Thanks for your time.

*as a recovering fatty who does love cake, i am totally allowed to say that.


  1. My suspicion is that I'd be hiding under the duvet shouting 'it hurts, it hurts, make it stop'. But then, no-one believed I'd get through labour as well as I did, so maybe I'd be proved wrong. I really hope I never have to find out.

    I hope, one day when they are grown ups, your children appreciate the effort you make.

  2. Pelvis, Interrupted3 March 2011 at 10:32

    Sarah, i have done that - i had to go without some of my pain meds one weekend (doctor cockup) and i really was like that. Not my finest moment!
    Im lucky my kids are how they are - they make the best of things and i try to teach them to focus on the silver lining. I never had this much time for board games and puzzles before!

    Mid-30's, hun, can you elaborate on that? xx

  3. lady, if you are this fucking hilarious and entertaining while you are in shitloads of pain, I can only imagine the wild thing you'll be when you're not!
    people who get to spend time with you are the lucky ones.. if they're not worth the bother, then fuck 'em.

  4. Do I take it you are not pregnant now? If no, I have never heard that you could still suffer with SPD after the babe. What a nightmare! So good to read that you try to stay cheerful and do what you can.

    Hope those docs can get some good answers for you soon.

    Mich x

  5. I've never met you but by God I love you!

    As a fellow SPD mama myself - although not nearly to the horrific extent that you are - you have my sympathy. And I don't mean that in a 'poor you' way, more in a you-deserve-serious-kudos way.

    Although my SPD isn't as bad as yours, I can completely understand the feelings of helplessness, frustration, downright ANGER that you feel towards yourself for not being able to do simple things like other people, like RUN after the kids or, you know, get up from a chair without wincing. I've managed to sleep in bed with my husband maybe twice in the last almost 7 months because it's too uncomfortable (read - bloody agony)) but thankfully it's improving slowly. I actually think that my Stupid Pelvis may hold an adjustment now so I should get to the chiro.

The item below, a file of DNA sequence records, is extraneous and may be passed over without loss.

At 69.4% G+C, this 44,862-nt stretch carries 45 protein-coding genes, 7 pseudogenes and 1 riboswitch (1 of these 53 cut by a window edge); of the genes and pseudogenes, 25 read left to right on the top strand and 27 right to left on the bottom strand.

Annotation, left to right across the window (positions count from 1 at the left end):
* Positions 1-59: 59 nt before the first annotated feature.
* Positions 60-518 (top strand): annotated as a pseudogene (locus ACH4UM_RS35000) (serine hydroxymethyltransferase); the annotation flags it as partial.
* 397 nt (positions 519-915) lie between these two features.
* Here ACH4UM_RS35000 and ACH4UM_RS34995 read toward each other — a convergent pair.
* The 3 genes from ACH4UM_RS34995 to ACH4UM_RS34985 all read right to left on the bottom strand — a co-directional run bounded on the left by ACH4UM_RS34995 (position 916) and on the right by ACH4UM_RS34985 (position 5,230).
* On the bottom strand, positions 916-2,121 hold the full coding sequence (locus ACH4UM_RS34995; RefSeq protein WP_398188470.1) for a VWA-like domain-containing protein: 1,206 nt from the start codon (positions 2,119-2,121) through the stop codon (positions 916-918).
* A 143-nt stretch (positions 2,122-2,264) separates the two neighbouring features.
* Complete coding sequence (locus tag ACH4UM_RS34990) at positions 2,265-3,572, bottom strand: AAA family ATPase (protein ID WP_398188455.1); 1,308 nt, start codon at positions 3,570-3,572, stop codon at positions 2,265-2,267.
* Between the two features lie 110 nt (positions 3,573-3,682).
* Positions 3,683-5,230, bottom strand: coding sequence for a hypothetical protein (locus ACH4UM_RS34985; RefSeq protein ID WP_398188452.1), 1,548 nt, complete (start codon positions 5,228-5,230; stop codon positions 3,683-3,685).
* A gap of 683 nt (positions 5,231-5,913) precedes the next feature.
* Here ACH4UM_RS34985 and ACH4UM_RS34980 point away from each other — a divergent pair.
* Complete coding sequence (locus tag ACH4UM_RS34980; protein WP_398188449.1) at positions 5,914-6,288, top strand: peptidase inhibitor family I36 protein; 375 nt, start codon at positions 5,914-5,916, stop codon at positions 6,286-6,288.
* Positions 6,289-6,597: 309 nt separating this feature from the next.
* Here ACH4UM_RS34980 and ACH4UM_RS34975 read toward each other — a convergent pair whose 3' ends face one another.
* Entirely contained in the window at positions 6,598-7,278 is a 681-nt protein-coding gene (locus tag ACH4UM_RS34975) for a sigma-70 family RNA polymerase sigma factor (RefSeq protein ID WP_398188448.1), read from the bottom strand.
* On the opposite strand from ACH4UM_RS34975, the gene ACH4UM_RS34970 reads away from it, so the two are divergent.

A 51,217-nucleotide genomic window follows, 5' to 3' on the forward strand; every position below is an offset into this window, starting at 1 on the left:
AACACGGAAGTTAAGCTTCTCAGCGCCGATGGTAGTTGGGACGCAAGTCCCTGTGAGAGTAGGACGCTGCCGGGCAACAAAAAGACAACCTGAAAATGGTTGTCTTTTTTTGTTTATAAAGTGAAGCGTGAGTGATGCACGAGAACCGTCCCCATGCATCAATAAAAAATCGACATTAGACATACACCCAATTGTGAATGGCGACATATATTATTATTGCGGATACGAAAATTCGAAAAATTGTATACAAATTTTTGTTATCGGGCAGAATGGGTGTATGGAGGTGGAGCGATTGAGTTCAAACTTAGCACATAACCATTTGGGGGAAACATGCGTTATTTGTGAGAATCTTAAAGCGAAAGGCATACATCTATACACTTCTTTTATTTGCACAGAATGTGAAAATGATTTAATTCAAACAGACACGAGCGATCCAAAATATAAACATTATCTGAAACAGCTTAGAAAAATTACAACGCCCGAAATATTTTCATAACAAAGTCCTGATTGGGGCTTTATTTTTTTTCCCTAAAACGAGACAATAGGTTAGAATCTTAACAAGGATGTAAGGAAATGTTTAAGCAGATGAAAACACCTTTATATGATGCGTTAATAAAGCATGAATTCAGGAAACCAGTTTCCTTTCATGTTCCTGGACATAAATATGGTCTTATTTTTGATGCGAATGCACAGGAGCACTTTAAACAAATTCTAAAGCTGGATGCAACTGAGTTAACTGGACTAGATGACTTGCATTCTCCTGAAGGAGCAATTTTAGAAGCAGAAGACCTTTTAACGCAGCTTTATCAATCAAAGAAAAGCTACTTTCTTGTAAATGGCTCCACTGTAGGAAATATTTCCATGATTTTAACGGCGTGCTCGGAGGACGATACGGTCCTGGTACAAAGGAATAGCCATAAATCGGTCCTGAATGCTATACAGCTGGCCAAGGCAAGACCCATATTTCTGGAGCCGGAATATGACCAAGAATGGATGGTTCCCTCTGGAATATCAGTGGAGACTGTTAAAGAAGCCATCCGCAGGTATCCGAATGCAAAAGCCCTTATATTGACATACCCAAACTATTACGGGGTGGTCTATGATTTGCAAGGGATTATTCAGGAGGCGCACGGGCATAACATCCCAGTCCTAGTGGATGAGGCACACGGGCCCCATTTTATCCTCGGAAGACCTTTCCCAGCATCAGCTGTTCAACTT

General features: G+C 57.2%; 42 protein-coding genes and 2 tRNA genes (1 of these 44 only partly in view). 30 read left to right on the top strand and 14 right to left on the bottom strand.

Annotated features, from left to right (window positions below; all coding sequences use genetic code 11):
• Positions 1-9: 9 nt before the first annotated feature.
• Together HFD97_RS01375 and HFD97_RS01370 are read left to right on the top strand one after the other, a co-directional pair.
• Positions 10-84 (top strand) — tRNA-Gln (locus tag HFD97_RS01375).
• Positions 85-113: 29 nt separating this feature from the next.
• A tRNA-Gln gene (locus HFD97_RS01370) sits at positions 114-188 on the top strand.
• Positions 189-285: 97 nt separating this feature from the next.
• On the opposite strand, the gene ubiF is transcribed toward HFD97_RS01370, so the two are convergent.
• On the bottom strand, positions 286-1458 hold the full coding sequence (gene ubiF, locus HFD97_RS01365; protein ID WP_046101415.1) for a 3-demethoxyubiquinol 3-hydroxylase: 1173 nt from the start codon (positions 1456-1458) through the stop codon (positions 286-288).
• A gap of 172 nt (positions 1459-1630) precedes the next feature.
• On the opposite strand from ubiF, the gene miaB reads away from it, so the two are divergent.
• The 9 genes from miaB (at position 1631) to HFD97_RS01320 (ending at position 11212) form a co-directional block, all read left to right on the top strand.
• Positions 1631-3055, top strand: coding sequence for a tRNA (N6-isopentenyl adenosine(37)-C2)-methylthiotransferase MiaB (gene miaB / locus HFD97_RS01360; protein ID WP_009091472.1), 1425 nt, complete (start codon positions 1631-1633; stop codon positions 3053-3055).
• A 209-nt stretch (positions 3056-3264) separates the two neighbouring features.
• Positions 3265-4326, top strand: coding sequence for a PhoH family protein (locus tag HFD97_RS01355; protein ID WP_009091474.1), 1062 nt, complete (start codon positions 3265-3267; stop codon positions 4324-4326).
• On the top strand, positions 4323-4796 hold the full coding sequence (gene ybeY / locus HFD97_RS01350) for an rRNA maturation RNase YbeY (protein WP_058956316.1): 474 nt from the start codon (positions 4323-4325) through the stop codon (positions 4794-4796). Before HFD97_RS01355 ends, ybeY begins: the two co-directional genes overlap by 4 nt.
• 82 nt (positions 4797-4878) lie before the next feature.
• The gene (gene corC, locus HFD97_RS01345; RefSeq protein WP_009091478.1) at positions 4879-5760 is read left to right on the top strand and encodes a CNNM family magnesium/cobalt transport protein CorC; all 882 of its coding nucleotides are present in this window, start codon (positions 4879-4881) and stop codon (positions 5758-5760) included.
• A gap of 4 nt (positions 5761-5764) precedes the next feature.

What's happening with your treatment? And i'm curious... what painkillers are you taking? I'm in the market for something because we've started putting little man to bed upstairs (he doesn't fit in the crib anymore lol) so I kinda need to sleep there too.

    (Oh and by the way - 'fuckload' is totally a word. word.)

  6. I had SPD severely with my second son. I've blogged about it a bit. Frankly it was a dreadful look and a dreadful time. I love my children but I don't know how I feel about the risk of it again.

    I found the pain management side incredibly tough, and still do as though things are much better following birth (as I am no longer housebound, on crutches and reduced to peeing in the garden and taking drugs which stop me ever shitting) they are still bad enough that if I take no pain relief for a few days I often find the stairs almost impossible or get nightmares about being in pain (if and when I get to sleep).

    It is very shit, I hope yours improves.


    x x x